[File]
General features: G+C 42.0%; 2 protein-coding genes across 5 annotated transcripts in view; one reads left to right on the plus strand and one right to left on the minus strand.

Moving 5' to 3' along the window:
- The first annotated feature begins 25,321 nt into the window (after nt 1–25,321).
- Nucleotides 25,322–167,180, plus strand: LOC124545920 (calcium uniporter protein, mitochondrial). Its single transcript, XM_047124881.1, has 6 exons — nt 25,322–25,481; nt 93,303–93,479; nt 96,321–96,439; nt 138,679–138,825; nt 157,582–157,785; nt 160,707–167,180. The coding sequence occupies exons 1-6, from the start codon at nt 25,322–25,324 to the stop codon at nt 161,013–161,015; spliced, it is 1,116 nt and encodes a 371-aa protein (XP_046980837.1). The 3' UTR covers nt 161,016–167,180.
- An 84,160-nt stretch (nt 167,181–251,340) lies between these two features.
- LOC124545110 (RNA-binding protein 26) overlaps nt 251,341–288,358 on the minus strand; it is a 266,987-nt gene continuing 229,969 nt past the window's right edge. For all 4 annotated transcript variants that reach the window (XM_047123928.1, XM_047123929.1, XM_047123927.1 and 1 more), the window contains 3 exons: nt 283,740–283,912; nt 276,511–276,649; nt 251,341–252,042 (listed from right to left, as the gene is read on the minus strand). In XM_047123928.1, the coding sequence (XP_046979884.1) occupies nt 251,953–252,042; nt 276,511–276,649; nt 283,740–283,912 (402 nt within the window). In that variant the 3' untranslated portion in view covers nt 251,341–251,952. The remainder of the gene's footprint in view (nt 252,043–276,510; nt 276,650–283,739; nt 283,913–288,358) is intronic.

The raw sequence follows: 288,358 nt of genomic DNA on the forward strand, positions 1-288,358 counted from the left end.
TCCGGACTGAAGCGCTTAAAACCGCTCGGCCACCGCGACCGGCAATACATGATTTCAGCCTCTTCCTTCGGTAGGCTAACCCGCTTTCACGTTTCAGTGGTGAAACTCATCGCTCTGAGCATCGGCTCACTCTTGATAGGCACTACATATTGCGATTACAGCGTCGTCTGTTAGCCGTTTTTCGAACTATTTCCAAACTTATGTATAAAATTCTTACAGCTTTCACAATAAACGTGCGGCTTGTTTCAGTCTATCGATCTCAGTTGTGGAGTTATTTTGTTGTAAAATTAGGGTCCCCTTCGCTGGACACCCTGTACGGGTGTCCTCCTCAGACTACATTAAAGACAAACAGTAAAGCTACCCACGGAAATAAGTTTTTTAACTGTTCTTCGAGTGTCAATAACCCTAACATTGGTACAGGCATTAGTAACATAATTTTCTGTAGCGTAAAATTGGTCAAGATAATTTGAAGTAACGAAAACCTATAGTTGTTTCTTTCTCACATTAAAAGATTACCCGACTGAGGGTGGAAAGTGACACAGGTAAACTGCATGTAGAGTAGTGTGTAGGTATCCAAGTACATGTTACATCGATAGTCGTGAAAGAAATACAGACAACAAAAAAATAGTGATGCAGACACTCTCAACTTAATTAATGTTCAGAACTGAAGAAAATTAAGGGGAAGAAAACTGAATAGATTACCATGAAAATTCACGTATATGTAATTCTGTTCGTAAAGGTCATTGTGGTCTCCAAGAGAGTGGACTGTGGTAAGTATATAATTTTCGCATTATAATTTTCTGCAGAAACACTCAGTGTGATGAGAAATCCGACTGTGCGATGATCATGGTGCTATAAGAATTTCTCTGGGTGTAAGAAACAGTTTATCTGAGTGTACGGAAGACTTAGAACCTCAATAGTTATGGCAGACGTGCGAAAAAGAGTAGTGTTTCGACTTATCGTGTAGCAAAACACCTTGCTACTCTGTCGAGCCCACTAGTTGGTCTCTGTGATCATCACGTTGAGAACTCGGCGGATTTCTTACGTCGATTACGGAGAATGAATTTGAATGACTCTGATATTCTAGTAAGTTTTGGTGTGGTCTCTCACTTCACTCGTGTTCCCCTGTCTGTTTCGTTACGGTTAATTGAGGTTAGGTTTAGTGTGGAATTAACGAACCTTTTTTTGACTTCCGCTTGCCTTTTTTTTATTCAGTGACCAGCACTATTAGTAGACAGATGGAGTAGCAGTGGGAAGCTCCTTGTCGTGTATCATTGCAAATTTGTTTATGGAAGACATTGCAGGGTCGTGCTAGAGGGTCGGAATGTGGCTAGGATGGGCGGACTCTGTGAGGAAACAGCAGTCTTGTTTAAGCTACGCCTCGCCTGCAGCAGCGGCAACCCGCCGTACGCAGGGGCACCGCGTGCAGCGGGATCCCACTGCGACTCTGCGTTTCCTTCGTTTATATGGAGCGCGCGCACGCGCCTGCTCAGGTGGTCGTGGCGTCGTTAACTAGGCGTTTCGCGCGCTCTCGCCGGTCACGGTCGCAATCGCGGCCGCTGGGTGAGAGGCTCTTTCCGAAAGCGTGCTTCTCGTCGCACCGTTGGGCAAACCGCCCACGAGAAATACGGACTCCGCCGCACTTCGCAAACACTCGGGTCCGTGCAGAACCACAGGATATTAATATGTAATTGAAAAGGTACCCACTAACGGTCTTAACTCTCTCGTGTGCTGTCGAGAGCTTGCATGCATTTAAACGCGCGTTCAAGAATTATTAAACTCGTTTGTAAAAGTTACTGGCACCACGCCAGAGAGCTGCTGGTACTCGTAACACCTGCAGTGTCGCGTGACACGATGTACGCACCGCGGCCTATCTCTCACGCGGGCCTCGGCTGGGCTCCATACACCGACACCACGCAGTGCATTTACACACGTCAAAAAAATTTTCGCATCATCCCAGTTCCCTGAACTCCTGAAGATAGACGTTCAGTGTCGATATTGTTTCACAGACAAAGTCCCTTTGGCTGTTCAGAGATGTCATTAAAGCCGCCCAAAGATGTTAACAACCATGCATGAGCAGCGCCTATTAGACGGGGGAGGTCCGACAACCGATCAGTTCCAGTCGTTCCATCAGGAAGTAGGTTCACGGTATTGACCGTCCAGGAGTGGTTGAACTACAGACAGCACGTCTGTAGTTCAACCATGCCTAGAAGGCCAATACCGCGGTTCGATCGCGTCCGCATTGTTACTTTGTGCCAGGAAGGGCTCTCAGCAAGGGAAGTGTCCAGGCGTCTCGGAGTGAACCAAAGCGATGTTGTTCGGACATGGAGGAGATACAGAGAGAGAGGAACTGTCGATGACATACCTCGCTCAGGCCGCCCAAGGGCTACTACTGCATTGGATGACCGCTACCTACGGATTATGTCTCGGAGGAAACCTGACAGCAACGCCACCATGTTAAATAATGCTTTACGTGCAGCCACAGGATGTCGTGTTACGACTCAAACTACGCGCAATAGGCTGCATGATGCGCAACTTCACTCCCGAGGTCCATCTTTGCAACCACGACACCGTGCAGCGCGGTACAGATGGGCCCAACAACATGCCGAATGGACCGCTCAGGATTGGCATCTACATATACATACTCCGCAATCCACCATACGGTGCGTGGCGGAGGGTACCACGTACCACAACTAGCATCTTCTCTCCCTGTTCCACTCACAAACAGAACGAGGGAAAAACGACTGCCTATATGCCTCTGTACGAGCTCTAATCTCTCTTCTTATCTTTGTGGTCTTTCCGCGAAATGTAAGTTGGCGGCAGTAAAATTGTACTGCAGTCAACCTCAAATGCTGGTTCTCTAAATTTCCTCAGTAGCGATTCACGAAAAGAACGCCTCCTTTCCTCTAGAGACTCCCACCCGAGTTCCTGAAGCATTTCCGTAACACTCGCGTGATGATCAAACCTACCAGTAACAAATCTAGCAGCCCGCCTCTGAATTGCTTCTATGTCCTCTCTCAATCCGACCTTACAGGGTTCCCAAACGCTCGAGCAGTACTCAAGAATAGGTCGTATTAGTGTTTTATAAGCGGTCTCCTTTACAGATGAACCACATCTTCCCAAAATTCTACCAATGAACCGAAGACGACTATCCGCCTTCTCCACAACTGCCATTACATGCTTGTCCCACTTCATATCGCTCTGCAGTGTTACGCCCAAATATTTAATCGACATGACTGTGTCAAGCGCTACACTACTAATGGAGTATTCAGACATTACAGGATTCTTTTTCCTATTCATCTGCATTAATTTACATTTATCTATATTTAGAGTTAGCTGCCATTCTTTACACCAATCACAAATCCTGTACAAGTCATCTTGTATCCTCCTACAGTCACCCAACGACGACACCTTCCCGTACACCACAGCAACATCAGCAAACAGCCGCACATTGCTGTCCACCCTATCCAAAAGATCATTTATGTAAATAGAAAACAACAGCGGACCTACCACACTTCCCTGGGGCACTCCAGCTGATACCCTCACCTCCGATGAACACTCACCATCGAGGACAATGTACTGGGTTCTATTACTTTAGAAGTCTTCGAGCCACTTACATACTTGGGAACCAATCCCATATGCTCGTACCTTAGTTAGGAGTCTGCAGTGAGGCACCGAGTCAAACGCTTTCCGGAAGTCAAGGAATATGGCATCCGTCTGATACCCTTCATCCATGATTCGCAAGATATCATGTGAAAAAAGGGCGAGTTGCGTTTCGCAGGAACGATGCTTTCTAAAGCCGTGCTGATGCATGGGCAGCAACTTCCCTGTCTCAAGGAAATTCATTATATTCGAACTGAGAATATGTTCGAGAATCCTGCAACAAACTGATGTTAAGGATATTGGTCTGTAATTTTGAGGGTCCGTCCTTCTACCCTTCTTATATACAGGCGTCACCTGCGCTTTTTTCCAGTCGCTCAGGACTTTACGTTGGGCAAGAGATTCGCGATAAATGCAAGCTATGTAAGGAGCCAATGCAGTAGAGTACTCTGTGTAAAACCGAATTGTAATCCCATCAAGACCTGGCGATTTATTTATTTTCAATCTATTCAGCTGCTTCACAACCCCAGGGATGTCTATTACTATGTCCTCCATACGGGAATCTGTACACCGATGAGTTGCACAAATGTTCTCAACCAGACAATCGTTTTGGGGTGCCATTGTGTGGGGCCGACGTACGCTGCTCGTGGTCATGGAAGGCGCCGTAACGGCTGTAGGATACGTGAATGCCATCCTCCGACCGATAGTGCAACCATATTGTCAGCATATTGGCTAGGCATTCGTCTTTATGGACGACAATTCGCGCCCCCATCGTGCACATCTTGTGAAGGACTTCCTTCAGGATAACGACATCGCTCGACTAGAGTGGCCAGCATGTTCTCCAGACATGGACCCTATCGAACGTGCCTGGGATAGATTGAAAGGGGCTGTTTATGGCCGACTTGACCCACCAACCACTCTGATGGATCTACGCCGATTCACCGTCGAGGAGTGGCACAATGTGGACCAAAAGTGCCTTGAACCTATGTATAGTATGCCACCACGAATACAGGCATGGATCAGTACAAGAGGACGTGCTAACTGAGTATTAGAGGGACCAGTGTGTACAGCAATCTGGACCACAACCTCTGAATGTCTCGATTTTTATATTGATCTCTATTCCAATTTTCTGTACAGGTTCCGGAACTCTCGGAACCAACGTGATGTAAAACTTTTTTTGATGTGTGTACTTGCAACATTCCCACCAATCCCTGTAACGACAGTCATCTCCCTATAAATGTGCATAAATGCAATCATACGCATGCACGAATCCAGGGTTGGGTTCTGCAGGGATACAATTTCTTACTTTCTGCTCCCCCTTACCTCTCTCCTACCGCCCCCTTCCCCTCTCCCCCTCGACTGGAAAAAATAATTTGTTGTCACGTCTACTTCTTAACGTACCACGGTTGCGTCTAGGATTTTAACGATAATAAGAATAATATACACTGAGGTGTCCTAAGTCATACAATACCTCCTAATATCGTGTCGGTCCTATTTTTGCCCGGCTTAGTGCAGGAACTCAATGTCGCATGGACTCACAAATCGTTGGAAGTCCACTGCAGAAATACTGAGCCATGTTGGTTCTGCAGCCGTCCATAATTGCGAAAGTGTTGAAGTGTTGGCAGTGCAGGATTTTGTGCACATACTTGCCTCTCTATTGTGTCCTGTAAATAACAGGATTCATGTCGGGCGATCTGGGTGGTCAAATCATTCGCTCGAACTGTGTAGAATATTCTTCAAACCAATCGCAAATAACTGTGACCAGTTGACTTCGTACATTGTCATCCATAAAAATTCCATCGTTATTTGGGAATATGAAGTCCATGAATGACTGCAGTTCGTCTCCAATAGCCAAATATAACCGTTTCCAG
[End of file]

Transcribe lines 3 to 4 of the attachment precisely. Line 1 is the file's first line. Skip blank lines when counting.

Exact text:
- The first annotated feature begins 25,321 nt into the window (after nt 1–25,321).
- Nucleotides 25,322–167,180, plus strand: LOC124545920 (calcium uniporter protein, mitochondrial). Its single transcript, XM_047124881.1, has 6 exons — nt 25,322–25,481; nt 93,303–93,479; nt 96,321–96,439; nt 138,679–138,825; nt 157,582–157,785; nt 160,707–167,180. The coding sequence occupies exons 1-6, from the start codon at nt 25,322–25,324 to the stop codon at nt 161,013–161,015; spliced, it is 1,116 nt and encodes a 371-aa protein (XP_046980837.1). The 3' UTR covers nt 161,016–167,180.